Civil War and Reconstruction
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Children's Lives

What was it like to be a child during the Civil War?  

In Tennessee, war seen through the eyes of children could be very traumatic.  Most children never saw the large battles fought in the state.  To them, the war meant missing their brother or father who was off fighting in the army.  It meant living in towns with soldiers all around. 

Many times it meant going hungry.  Without the help of men in the family, some children were forced to do the household chores and the work on the farm.  

In towns, children experienced large armies passing through and taking whatever they needed like food.   Many schools were shut down and turned into hospitals. 

But the very worst thing a child experienced during the war was the loss of a family member.  All too often, those older brothers and fathers that went off to fight never came home.  They were either killed in battle or died from disease. 

African American children
Many African American children ran away from home with their parents.  Without money, the only place the families could find to stay were large camps set up by the Union army.  These camps were called contraband camps.  Here they were put to work along with the adults doing various kinds of tasks for the Union army.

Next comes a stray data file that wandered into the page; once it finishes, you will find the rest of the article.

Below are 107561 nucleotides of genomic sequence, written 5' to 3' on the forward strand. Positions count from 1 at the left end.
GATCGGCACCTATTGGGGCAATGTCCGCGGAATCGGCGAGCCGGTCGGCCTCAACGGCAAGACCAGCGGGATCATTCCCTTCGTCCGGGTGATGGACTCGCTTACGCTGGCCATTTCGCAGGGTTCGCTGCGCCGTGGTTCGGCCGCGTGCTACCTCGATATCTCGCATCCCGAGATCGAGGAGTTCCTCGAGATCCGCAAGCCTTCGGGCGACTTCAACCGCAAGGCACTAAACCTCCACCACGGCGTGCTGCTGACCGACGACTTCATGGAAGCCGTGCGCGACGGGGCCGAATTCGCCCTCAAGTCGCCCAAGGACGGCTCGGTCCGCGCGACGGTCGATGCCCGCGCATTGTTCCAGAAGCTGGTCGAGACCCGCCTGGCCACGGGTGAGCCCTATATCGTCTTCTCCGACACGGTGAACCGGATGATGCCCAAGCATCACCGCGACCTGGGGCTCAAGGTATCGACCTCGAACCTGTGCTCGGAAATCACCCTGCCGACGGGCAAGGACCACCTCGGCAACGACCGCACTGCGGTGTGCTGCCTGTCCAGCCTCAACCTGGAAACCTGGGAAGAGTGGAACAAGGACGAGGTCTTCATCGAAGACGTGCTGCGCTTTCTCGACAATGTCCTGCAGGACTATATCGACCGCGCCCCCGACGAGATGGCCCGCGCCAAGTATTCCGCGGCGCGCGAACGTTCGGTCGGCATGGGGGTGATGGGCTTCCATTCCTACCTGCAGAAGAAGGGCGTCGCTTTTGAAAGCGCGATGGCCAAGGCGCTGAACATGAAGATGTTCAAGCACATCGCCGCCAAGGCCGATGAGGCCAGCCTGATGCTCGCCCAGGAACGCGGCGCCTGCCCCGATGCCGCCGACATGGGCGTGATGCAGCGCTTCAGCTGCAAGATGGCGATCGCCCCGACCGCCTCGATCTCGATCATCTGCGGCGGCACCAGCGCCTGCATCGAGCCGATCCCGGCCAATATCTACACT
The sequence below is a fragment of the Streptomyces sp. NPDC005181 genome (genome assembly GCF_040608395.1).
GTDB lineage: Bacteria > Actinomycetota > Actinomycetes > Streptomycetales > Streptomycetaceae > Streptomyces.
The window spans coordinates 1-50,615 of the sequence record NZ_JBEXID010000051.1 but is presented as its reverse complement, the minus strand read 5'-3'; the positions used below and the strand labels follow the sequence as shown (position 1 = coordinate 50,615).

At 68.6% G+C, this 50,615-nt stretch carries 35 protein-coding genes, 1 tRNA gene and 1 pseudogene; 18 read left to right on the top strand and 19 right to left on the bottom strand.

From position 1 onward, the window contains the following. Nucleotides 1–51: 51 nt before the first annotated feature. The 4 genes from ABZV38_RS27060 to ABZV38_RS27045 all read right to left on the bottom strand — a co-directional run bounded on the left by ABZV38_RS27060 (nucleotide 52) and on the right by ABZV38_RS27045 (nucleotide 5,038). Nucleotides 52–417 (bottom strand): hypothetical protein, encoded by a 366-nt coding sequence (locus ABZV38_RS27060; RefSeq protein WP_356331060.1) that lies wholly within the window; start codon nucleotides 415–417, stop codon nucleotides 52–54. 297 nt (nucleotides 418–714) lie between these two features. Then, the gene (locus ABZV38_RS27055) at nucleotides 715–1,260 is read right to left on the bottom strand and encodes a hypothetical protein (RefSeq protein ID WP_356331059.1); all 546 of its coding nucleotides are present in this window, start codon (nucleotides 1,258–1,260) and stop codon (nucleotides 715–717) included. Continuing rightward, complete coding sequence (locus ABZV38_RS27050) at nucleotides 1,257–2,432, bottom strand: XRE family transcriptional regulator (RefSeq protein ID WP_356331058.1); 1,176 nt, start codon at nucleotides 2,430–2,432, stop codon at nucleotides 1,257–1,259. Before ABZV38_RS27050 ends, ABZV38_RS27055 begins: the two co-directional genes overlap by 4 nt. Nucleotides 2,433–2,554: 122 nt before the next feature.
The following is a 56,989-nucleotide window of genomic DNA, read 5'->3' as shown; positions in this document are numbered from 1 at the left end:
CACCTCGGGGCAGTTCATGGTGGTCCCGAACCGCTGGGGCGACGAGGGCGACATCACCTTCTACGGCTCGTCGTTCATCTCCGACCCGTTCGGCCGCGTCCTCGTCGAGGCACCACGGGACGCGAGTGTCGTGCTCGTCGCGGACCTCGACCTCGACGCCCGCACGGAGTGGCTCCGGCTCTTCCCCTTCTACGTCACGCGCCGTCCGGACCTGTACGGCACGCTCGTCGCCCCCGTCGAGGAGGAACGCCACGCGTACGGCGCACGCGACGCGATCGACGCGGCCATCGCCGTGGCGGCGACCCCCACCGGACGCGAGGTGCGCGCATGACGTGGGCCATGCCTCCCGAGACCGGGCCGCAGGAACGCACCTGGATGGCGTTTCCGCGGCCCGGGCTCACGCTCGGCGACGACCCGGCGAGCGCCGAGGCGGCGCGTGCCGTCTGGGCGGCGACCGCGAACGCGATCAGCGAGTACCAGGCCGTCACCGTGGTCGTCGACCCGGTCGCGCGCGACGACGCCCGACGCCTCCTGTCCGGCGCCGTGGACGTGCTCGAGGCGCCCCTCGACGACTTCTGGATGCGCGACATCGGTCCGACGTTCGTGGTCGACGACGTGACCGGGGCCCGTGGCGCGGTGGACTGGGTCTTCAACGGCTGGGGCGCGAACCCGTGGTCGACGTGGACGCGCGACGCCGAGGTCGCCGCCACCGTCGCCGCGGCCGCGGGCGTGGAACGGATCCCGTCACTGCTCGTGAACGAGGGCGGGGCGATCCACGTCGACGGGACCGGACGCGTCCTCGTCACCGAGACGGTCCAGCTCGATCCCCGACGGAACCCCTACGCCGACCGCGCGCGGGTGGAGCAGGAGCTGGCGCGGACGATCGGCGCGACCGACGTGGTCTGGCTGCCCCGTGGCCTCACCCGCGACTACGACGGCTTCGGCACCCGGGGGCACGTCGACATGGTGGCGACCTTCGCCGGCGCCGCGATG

Dig Deeper:  Why was the name contraband used?

Some African American children, like young John McCline, ran away from the Nashville area plantation where he was a slave and joined the Union army.   As a soldier, McCline participated in the bloody battles of Shiloh and Chattanooga and traveled throughout the South helping carry supplies, serving officers and caring for mules.   

Nat Love, a ten year old slave on a Nashville plantation, later wrote that all the slaves knew about the war.  All the boys were eager to join the Union army.  Being too young, they settled for playing “war,” but had difficulty in finding anyone who wanted to be Rebel soldiers.  Once the boys attacked a large nest of wasps that “gave us…the hardest fight of our campaigning…We attacked with cheers, only to be driven back time and again and finally we were compelled to make a very undignified retreat, at full speed in the direction of home.”

Battles fought at their homes
Other children were unfortunate enough to see the war up close.  Many battles in Tennessee often happened on their own farms and in their home towns.  For these children the war meant sheer terror. 

Alice McPhail Nichol was only eight years old when the Battle of Franklin took place around her house.  As the battle raged around them, she and her family took shelter in their cellar.  Years later she remembered what it was like.  “The first sound of the firing and booming of the cannons, we children all sat around our mother and cried.”